Consistent Testing InterfaceΒΆ

OpenStack has a lot of projects. For each project, the OpenStack CI system needs to be able to perform a lot of tasks. If each project has a slightly different way to accomplish those tasks, it makes the management of a consistent testing infrastructure very difficult to deal with. Additionally, because of the high volume of development changes and testing, the testing infrastructure has to be able to pre-cache artifacts that are normally fetched over the internet. To that end, each project should support a consistent interface for driving tests and other necessary tasks.

The following tasks are required for every project. Every project must:

  • Execute tests
  • Enforce code style
  • Generate a code coverage report
  • Generate a source tarball
  • Generate documentation

The following are other common tasks, which may not be relevant for every project:

  • Enforce code coverage
  • Generate a release artifact
  • Publish a release artifact
  • Import translation strings
  • Export translation strings

Tools and approaches vary by language, please choose which language is relevant to you.

The following operating systems are the most popular when deploying OpenStack:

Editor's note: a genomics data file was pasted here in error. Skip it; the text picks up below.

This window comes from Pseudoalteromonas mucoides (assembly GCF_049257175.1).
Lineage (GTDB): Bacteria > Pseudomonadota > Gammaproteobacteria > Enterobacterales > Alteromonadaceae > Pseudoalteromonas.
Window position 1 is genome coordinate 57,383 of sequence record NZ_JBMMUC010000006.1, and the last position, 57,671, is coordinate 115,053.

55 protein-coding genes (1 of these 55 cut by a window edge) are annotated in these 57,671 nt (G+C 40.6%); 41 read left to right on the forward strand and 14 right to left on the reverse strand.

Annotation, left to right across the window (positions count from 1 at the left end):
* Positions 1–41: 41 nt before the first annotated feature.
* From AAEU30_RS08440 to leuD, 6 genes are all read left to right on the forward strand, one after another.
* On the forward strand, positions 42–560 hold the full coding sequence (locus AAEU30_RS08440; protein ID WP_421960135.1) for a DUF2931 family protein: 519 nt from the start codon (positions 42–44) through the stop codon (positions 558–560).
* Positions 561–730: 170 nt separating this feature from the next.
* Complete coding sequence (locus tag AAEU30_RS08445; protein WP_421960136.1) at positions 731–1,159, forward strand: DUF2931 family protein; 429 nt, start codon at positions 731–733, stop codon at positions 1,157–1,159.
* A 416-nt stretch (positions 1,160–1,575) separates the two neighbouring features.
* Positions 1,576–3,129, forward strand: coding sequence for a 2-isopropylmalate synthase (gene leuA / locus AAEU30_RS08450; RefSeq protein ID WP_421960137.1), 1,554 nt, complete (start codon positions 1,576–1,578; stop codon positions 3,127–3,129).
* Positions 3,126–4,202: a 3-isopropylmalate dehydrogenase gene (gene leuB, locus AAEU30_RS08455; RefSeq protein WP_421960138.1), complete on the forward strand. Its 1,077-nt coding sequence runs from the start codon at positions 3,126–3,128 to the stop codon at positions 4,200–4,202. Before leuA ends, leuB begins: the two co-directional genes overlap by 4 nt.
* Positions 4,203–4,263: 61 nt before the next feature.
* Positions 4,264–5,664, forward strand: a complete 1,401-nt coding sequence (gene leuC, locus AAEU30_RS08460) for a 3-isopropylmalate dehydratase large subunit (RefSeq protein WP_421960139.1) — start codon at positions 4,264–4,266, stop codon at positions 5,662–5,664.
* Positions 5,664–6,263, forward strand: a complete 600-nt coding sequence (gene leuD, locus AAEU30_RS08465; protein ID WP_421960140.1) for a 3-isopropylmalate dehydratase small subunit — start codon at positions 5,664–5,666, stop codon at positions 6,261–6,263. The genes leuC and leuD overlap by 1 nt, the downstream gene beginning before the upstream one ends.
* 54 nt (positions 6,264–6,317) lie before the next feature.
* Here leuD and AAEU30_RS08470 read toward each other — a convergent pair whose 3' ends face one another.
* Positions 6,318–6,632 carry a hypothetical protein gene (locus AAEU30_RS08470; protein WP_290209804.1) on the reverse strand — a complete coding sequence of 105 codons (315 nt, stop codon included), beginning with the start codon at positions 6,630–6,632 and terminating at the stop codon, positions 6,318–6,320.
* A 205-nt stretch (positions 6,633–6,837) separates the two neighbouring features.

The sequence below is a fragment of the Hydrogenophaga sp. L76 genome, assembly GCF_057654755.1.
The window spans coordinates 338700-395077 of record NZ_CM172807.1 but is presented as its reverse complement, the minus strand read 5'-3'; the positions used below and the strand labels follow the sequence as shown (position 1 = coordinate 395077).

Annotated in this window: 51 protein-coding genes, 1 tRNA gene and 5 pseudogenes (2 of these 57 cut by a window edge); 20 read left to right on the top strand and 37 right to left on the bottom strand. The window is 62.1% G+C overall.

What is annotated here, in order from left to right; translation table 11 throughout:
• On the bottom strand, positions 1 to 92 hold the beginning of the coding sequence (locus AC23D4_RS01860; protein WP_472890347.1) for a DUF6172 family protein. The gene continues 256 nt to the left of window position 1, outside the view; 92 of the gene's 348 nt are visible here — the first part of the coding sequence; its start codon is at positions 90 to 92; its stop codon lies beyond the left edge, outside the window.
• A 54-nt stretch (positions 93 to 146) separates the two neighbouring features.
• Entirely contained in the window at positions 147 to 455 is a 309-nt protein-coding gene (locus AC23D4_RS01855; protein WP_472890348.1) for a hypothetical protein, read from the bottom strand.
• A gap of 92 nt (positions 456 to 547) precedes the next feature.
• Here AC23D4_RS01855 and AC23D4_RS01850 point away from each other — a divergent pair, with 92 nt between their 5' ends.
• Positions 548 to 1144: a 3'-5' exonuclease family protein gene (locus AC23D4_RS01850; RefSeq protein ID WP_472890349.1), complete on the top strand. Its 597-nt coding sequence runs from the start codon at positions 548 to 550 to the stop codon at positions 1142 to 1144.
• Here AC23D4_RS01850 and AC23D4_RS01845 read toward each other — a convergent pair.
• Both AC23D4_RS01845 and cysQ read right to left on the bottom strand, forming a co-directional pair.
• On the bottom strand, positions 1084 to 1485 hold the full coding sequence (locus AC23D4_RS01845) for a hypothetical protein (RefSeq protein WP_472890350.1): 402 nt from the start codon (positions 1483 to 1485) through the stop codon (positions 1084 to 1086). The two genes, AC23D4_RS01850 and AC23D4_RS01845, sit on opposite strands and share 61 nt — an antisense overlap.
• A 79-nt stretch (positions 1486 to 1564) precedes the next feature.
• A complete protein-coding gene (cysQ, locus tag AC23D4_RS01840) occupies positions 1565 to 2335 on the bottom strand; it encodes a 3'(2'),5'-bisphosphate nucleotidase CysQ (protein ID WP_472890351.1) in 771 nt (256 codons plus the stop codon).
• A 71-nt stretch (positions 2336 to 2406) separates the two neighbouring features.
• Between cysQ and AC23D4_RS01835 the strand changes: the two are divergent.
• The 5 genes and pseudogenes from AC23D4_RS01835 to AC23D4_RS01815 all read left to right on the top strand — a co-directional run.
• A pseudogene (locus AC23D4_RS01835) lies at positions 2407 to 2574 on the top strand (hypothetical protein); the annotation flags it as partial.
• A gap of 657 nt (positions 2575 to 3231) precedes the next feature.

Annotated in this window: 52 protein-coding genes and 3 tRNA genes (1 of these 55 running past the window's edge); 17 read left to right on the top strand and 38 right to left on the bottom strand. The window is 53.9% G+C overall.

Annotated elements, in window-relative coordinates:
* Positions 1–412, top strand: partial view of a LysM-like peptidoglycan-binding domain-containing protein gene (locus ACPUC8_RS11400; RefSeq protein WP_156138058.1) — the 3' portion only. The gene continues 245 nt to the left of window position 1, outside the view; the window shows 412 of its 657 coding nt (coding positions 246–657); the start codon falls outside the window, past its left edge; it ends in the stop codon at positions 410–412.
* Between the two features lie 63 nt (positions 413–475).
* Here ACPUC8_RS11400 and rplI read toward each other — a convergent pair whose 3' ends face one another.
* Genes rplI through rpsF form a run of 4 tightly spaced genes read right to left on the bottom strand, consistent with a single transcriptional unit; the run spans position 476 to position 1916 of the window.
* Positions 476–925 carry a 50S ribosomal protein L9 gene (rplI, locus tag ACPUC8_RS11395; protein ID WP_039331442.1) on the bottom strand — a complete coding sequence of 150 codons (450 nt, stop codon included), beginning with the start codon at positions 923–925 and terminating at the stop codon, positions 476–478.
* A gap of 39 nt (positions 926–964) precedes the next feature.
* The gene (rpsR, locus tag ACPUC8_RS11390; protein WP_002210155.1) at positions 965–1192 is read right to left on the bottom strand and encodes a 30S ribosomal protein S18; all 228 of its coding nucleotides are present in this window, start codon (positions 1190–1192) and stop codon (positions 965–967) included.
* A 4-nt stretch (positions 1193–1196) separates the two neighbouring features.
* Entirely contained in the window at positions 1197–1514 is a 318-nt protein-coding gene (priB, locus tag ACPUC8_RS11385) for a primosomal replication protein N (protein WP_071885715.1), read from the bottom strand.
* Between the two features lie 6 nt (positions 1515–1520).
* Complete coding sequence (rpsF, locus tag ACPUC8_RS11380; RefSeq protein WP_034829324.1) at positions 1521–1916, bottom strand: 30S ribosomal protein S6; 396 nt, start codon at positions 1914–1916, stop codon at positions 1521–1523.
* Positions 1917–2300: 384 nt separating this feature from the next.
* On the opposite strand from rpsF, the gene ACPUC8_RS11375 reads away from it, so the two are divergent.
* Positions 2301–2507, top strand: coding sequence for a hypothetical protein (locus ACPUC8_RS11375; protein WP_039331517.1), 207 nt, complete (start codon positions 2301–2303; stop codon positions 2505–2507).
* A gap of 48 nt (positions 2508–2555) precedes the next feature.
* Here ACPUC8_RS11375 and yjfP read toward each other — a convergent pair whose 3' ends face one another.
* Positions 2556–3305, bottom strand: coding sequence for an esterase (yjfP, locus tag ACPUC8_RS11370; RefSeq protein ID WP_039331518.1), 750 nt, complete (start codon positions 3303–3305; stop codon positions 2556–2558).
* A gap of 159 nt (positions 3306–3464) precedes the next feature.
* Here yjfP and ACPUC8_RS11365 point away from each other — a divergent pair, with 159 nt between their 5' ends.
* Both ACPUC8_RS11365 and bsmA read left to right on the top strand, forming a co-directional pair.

• Ubuntu (latest LTS)

  • CentOS (latest stable)


    The CentOS distribution is derived from the sources of Red Hat Enterprise Linux (RHEL). In reality, RHEL is more popular than CentOS but we can’t use this platform on upstream gates, so we rely on CentOS.

Each project should run some functional tests on these platforms so we make sure OpenStack works with distros used in production. The scope of these functional tests are discussed for every project, and may adjust their coverage depending of resources and support investment. These tests are run by using existing tooling, which comes with a reasonable expectation that it’s viable on the indicated distributions.

Sometimes, these distributions might not support all dependencies required by new features in OpenStack. Development of these features should not be blocked, though it has to be documented in project release notes, and some tests might have to be skipped on these distributions.